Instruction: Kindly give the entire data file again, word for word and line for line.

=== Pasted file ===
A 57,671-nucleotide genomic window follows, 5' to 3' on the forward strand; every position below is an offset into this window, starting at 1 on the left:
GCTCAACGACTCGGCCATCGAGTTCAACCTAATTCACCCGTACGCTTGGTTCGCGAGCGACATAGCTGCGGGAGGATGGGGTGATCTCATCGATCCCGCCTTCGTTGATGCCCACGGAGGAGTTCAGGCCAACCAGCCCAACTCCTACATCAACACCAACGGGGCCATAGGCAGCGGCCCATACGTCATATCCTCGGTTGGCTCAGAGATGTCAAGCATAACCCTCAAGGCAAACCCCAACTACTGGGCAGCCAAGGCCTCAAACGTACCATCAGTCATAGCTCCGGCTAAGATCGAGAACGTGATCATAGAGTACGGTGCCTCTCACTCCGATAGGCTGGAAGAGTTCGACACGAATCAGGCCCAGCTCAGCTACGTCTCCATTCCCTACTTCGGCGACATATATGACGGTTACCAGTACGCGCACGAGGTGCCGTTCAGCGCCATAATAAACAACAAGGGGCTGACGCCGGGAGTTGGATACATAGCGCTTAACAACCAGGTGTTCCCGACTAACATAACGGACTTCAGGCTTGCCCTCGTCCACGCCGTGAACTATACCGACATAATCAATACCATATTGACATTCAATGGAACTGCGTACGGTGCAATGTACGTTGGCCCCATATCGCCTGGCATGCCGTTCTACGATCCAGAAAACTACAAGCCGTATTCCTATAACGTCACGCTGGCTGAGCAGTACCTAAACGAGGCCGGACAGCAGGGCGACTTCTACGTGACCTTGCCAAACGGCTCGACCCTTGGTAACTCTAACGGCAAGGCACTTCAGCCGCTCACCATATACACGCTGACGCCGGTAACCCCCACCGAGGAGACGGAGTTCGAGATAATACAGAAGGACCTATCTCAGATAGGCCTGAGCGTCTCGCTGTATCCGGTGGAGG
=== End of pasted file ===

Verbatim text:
A 57,671-nucleotide genomic window follows, 5' to 3' on the forward strand; every position below is an offset into this window, starting at 1 on the left:
GCTCAACGACTCGGCCATCGAGTTCAACCTAATTCACCCGTACGCTTGGTTCGCGAGCGACATAGCTGCGGGAGGATGGGGTGATCTCATCGATCCCGCCTTCGTTGATGCCCACGGAGGAGTTCAGGCCAACCAGCCCAACTCCTACATCAACACCAACGGGGCCATAGGCAGCGGCCCATACGTCATATCCTCGGTTGGCTCAGAGATGTCAAGCATAACCCTCAAGGCAAACCCCAACTACTGGGCAGCCAAGGCCTCAAACGTACCATCAGTCATAGCTCCGGCTAAGATCGAGAACGTGATCATAGAGTACGGTGCCTCTCACTCCGATAGGCTGGAAGAGTTCGACACGAATCAGGCCCAGCTCAGCTACGTCTCCATTCCCTACTTCGGCGACATATATGACGGTTACCAGTACGCGCACGAGGTGCCGTTCAGCGCCATAATAAACAACAAGGGGCTGACGCCGGGAGTTGGATACATAGCGCTTAACAACCAGGTGTTCCCGACTAACATAACGGACTTCAGGCTTGCCCTCGTCCACGCCGTGAACTATACCGACATAATCAATACCATATTGACATTCAATGGAACTGCGTACGGTGCAATGTACGTTGGCCCCATATCGCCTGGCATGCCGTTCTACGATCCAGAAAACTACAAGCCGTATTCCTATAACGTCACGCTGGCTGAGCAGTACCTAAACGAGGCCGGACAGCAGGGCGACTTCTACGTGACCTTGCCAAACGGCTCGACCCTTGGTAACTCTAACGGCAAGGCACTTCAGCCGCTCACCATATACACGCTGACGCCGGTAACCCCCACCGAGGAGACGGAGTTCGAGATAATACAGAAGGACCTATCTCAGATAGGCCTGAGCGTCTCGCTGTATCCGGTGGAGG